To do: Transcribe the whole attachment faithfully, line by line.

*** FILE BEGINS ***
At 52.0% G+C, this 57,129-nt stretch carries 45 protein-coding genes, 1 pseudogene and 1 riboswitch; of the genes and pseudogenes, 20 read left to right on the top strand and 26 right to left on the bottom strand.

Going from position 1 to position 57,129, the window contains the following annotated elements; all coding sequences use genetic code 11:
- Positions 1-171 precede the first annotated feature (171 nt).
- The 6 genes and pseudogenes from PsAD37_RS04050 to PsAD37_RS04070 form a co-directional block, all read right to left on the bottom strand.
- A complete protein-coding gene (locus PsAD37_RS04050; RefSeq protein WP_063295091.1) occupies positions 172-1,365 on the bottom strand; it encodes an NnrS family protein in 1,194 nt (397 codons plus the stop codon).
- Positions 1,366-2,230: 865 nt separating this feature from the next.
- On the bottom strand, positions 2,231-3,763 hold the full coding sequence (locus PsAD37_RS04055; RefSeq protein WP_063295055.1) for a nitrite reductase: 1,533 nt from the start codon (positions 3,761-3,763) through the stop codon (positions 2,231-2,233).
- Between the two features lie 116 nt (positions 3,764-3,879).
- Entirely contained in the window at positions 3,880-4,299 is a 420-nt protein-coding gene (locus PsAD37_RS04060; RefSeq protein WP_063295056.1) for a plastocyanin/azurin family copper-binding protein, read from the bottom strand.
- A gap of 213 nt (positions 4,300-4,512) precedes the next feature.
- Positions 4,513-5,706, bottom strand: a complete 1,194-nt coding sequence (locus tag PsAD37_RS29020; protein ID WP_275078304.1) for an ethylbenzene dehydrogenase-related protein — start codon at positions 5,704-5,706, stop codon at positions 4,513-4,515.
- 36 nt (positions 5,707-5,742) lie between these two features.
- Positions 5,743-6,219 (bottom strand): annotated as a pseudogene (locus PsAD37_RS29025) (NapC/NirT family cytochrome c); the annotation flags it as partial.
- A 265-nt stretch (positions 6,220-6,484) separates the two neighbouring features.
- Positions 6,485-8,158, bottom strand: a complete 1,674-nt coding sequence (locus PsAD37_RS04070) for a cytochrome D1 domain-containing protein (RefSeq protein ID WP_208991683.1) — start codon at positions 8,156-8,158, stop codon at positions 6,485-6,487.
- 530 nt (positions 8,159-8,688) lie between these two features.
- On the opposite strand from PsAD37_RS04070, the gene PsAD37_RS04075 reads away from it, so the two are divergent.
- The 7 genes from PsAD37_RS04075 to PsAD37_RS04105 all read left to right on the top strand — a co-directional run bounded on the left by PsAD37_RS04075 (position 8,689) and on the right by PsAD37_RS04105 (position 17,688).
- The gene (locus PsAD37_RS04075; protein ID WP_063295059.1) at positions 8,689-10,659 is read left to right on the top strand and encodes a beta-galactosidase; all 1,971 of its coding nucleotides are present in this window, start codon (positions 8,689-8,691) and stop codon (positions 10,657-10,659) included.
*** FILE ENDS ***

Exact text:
At 52.0% G+C, this 57,129-nt stretch carries 45 protein-coding genes, 1 pseudogene and 1 riboswitch; of the genes and pseudogenes, 20 read left to right on the top strand and 26 right to left on the bottom strand.

Going from position 1 to position 57,129, the window contains the following annotated elements; all coding sequences use genetic code 11:
- Positions 1-171 precede the first annotated feature (171 nt).
- The 6 genes and pseudogenes from PsAD37_RS04050 to PsAD37_RS04070 form a co-directional block, all read right to left on the bottom strand.
- A complete protein-coding gene (locus PsAD37_RS04050; RefSeq protein WP_063295091.1) occupies positions 172-1,365 on the bottom strand; it encodes an NnrS family protein in 1,194 nt (397 codons plus the stop codon).
- Positions 1,366-2,230: 865 nt separating this feature from the next.
- On the bottom strand, positions 2,231-3,763 hold the full coding sequence (locus PsAD37_RS04055; RefSeq protein WP_063295055.1) for a nitrite reductase: 1,533 nt from the start codon (positions 3,761-3,763) through the stop codon (positions 2,231-2,233).
- Between the two features lie 116 nt (positions 3,764-3,879).
- Entirely contained in the window at positions 3,880-4,299 is a 420-nt protein-coding gene (locus PsAD37_RS04060; RefSeq protein WP_063295056.1) for a plastocyanin/azurin family copper-binding protein, read from the bottom strand.
- A gap of 213 nt (positions 4,300-4,512) precedes the next feature.
- Positions 4,513-5,706, bottom strand: a complete 1,194-nt coding sequence (locus tag PsAD37_RS29020; protein ID WP_275078304.1) for an ethylbenzene dehydrogenase-related protein — start codon at positions 5,704-5,706, stop codon at positions 4,513-4,515.
- 36 nt (positions 5,707-5,742) lie between these two features.
- Positions 5,743-6,219 (bottom strand): annotated as a pseudogene (locus PsAD37_RS29025) (NapC/NirT family cytochrome c); the annotation flags it as partial.
- A 265-nt stretch (positions 6,220-6,484) separates the two neighbouring features.
- Positions 6,485-8,158, bottom strand: a complete 1,674-nt coding sequence (locus PsAD37_RS04070) for a cytochrome D1 domain-containing protein (RefSeq protein ID WP_208991683.1) — start codon at positions 8,156-8,158, stop codon at positions 6,485-6,487.
- 530 nt (positions 8,159-8,688) lie between these two features.
- On the opposite strand from PsAD37_RS04070, the gene PsAD37_RS04075 reads away from it, so the two are divergent.
- The 7 genes from PsAD37_RS04075 to PsAD37_RS04105 all read left to right on the top strand — a co-directional run bounded on the left by PsAD37_RS04075 (position 8,689) and on the right by PsAD37_RS04105 (position 17,688).
- The gene (locus PsAD37_RS04075; protein ID WP_063295059.1) at positions 8,689-10,659 is read left to right on the top strand and encodes a beta-galactosidase; all 1,971 of its coding nucleotides are present in this window, start codon (positions 8,689-8,691) and stop codon (positions 10,657-10,659) included.